Arrest made in downtown Steamboat business burglary
STEAMBOAT SPRINGS — Steamboat Springs Police Department on Sunday arrested the man they believe burglarized a downtown business.
Ryan J. Sabia, 18, is also suspected of forging a prescription for pain medication.
Sabia faces felony charges of second-degree burglary, theft, possession of a controlled substance and fraud. He also faces a misdemeanor charge of second-degree forgery.
Police had been investigating a burglary at Sand Gallery at the corner of 11th Street and Lincoln Avenue, which was discovered April 15. The gallery sells high-end glass art, including jewelry and smoking devices.
The owner of the gallery, Mason Light, had been doing his own investigation into the burglary using social media hoping to discover the stolen glass pieces for sale.
Light also learned from a friend that Sabia had been asking about the burglary while incarcerated at the Routt County Jail, according to an arrest affidavit.
Light researched Sabia on Facebook and discovered evidence “directly linking him in possession of three stolen items” from the gallery, according to the affidavit.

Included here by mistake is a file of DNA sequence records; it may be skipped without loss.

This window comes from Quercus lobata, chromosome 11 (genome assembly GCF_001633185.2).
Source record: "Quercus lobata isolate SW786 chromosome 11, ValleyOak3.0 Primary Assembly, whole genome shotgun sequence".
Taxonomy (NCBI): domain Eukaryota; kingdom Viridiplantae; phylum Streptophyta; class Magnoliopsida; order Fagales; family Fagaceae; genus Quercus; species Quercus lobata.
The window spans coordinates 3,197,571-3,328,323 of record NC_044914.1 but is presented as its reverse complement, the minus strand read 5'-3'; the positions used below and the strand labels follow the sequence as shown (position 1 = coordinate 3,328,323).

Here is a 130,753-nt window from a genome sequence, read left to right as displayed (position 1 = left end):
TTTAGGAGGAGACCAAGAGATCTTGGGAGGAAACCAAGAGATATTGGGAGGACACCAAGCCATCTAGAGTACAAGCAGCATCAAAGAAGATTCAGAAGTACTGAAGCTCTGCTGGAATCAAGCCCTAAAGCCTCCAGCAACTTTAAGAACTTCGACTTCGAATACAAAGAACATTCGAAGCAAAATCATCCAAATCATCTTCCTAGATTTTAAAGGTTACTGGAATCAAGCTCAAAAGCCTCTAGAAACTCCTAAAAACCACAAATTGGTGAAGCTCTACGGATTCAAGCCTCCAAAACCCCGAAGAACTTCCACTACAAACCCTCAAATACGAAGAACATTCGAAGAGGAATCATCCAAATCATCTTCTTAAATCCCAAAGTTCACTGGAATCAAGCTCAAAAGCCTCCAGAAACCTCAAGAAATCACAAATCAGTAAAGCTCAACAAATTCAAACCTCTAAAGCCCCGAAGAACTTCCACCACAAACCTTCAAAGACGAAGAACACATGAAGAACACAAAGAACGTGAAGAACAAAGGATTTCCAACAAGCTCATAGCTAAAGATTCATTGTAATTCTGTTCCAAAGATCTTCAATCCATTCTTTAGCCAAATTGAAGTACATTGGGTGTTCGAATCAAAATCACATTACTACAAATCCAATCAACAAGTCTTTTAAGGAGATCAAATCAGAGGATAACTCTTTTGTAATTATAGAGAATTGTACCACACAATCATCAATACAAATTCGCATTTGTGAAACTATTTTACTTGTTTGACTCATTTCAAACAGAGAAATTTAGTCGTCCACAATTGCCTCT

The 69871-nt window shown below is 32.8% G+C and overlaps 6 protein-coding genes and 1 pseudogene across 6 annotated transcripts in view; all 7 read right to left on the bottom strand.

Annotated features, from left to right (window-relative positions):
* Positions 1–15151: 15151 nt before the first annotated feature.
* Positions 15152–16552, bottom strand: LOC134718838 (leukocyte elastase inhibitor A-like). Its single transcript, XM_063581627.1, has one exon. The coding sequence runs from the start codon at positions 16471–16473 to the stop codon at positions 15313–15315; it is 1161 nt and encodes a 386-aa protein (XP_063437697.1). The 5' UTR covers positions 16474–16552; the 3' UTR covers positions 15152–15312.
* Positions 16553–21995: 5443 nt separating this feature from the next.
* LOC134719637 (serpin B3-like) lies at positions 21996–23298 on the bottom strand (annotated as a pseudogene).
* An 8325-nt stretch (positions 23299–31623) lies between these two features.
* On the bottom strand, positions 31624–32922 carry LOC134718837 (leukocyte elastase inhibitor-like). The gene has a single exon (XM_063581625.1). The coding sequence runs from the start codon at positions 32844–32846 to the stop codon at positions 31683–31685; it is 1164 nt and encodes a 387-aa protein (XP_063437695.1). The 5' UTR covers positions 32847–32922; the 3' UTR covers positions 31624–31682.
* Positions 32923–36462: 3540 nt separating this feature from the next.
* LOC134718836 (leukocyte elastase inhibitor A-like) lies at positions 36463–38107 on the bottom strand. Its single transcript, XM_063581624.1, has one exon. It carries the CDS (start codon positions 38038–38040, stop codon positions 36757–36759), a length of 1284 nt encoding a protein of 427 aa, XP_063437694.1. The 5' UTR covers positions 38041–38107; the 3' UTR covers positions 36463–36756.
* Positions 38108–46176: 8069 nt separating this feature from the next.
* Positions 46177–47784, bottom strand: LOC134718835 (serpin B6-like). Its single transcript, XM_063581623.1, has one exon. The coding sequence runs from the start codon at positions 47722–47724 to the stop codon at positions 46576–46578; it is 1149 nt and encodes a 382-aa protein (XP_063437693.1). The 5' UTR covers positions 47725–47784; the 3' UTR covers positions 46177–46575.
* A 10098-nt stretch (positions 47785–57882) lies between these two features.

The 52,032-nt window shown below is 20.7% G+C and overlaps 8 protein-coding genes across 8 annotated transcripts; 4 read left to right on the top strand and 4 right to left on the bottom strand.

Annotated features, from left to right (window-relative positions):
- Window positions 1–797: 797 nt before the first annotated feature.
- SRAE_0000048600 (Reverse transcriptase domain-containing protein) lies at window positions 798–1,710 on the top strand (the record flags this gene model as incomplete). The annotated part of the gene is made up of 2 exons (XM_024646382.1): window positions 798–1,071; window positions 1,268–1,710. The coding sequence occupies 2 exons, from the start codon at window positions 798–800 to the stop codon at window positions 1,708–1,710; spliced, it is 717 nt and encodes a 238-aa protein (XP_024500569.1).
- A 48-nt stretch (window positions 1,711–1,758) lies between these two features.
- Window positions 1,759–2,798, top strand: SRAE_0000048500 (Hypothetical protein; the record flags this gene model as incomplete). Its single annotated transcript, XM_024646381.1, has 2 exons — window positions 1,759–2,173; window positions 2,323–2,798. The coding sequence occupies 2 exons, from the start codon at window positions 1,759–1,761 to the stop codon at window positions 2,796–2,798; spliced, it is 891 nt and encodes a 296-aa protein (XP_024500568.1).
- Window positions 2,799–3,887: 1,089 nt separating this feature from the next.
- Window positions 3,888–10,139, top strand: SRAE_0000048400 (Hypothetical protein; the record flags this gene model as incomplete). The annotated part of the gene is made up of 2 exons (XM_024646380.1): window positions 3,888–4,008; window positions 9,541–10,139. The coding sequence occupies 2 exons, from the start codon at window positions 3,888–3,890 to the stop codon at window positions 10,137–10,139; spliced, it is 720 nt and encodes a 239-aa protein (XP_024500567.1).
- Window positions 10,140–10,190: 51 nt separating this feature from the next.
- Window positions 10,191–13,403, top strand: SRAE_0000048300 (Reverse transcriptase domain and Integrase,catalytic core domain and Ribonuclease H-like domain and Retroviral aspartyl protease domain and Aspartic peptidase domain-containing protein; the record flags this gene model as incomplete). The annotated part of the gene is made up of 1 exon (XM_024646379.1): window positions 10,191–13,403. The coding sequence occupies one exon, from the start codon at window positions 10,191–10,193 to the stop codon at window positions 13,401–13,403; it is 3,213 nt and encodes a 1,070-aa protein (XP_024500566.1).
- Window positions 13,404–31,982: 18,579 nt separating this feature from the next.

On Sunday, an employee at the Nordic Lodge told police that Sabia had been staying at the lodge and offered to sell her high-end glass artwork, according to the affidavit. The value of the three pieces of glass, which are pendants, is $6,200.
When Sabia arrived at the lodge, police took him into custody.
A day after the burglary on April 16, Sabia was arrested on suspicion of the crimes related to forging a prescription.
Police had been contacted by an oral surgeon who treated Sabia. A pharmacy manager also contacted police.
Sabia had been prescribed five Narco pain killer tablets after a surgery April 3.
According to an arrest warrant affidavit, Sabia changed the prescription and was given 50 tablets.
Police Commander Annette Dopplick said the police department remains committed to working with its partners to offer programs for people suffering from addictions.
“We won’t be able to arrest our way out of the problems that come with addictions,” Dopplick said.
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